I wonder how many of them will say, "I'll just post my photos on Facebook" -- not knowing they are now one and the same.
5:29 pm on Dec 18, 2012 (gmt 0)

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A number of services using Instagrams API to 'download all images' are being hammered by traffic.

Flickr's App was re-released just in time - their model is much better for photo enthusiasts, which is really what instagram is about - the social side is a result... Shame.

I've made my profile 'secret' and will monitor the TOS over the next few weeks before I decide whether or not to end my membership.
5:38 pm on Dec 18, 2012 (gmt 0)

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Pity I never created an account, so now I can't protest by deleting/closing/whatever it's named.
5:49 pm on Dec 18, 2012 (gmt 0)

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.. although i must say - of course the savvy all here know.

you get nothing for nothing, and ultimately any free service will be out to get you one way or another ...
6:00 pm on Dec 18, 2012 (gmt 0)

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I really don't agree, not because you can't expect something for nothing – I get that – but because there are a hundred less invasive and down right litigious ways they could have monetised the service without claiming complete IP ownership for every photo posted to their system.

A paid app without ads for example - I'd have gladly handed over £1.99 for that.
6:02 pm on Dec 18, 2012 (gmt 0)

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If you are dumb enough to put your life, photos and all, on a site that you do not own, then this is what you get.
7:23 pm on Dec 18, 2012 (gmt 0)

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A few photo sharing alternative:

www.flikr.com
www.tumblr.com
www.photobucket.com
www.snapfish.com
www.smugmug.com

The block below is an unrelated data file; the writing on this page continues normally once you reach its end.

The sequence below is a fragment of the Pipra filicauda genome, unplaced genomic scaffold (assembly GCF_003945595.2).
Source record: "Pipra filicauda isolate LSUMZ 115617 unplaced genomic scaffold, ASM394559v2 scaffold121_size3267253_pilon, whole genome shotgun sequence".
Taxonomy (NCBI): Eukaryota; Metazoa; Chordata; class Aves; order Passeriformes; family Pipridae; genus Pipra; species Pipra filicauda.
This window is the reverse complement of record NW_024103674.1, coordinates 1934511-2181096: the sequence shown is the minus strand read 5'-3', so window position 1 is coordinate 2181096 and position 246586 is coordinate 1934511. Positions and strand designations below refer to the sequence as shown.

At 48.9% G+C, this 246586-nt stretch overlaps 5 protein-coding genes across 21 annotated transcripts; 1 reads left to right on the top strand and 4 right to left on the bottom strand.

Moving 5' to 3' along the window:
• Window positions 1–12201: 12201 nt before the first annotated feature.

www.lomography.com

...or use one a free blogging platforms (Blogger, WP hosted, etc), and upload and share your photos there --- and write your own TOS.
7:36 pm on Dec 18, 2012 (gmt 0)

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once again im glad I never joined that madness
7:42 pm on Dec 18, 2012 (gmt 0)

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To add to lexipixel's list:
picasaweb.google.com
7:48 pm on Dec 18, 2012 (gmt 0)

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Closing my Instagram account? That's no fun. Better we remove all our good pictures, and upload the fuzzy and out of focus (or all black ones) we take by mistake.
8:49 pm on Dec 18, 2012 (gmt 0)

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So... User A doesn't really understand IP law, he is friends with user B and user B sends him a photo by email. User A uploads it to Instagram and company C buys the right to use it for a national advert. But user B is legaly the content creator.

I guess this will also be pushing the boundaries of "safe harbor"

Mack.
9:18 pm on Dec 18, 2012 (gmt 0)

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Closing my Instagram account? That's no fun. Better we remove all our good pictures, and upload the fuzzy and out of focus (or all black ones) we take by mistake.


lol.
9:38 pm on Dec 18, 2012 (gmt 0)

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Maybe someone can sue FB/IG for false advertising --

On the Instagram home page it says:

Oh yeah, did we mention it’s free?

[instagram.com...]

...since apparently the service is not "free", (users need to give something up to use it -- their IP rights). I think this is a clear cut case of false advertising.
11:42 pm on Dec 18, 2012 (gmt 0)

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Seems the CEO/co-founder Kevin Systrom is backpedalling it already.

[blog.instagram.com...]

Although I'm not convinced: if the intention to be "correct" was there, they'd never had tried it in the first place, and he'd have slapped the wrists of the legal dept. that proposed this long before making it policy.